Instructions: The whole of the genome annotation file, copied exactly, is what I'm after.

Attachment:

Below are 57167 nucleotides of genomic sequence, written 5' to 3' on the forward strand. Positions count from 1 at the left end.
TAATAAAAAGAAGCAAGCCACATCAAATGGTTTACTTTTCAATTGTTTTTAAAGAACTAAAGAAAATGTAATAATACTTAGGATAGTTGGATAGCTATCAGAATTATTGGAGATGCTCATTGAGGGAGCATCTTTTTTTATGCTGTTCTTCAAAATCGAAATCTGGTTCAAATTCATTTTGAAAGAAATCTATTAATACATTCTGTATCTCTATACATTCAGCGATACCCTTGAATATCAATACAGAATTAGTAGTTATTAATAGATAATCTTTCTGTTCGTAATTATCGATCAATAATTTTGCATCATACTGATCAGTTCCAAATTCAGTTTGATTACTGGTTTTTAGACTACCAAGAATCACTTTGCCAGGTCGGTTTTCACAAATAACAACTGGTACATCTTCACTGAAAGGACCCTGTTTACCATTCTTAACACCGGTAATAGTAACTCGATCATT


Below are 57167 nucleotides of genomic sequence, written 5' to 3' on the forward strand. Positions count from 1 at the left end.
TAATAAAAAGAAGCAAGCCACATCAAATGGTTTACTTTTCAATTGTTTTTAAAGAACTAAAGAAAATGTAATAATACTTAGGATAGTTGGATAGCTATCAGAATTATTGGAGATGCTCATTGAGGGAGCATCTTTTTTTATGCTGTTCTTCAAAATCGAAATCTGGTTCAAATTCATTTTGAAAGAAATCTATTAATACATTCTGTATCTCTATACATTCAGCGATACCCTTGAATATCAATACAGAATTAGTAGTTATTAATAGATAATCTTTCTGTTCGTAATTATCGATCAATAATTTTGCATCATACTGATCAGTTCCAAATTCAGTTTGATTACTGGTTTTTAGACTACCAAGAATCACTTTGCCAGGTCGGTTTTCACAAATAACAACTGGTACATCTTCACTGAAAGGACCCTGTTTACCATTCTTAACACCGGTAATAGTAACTCGATCATT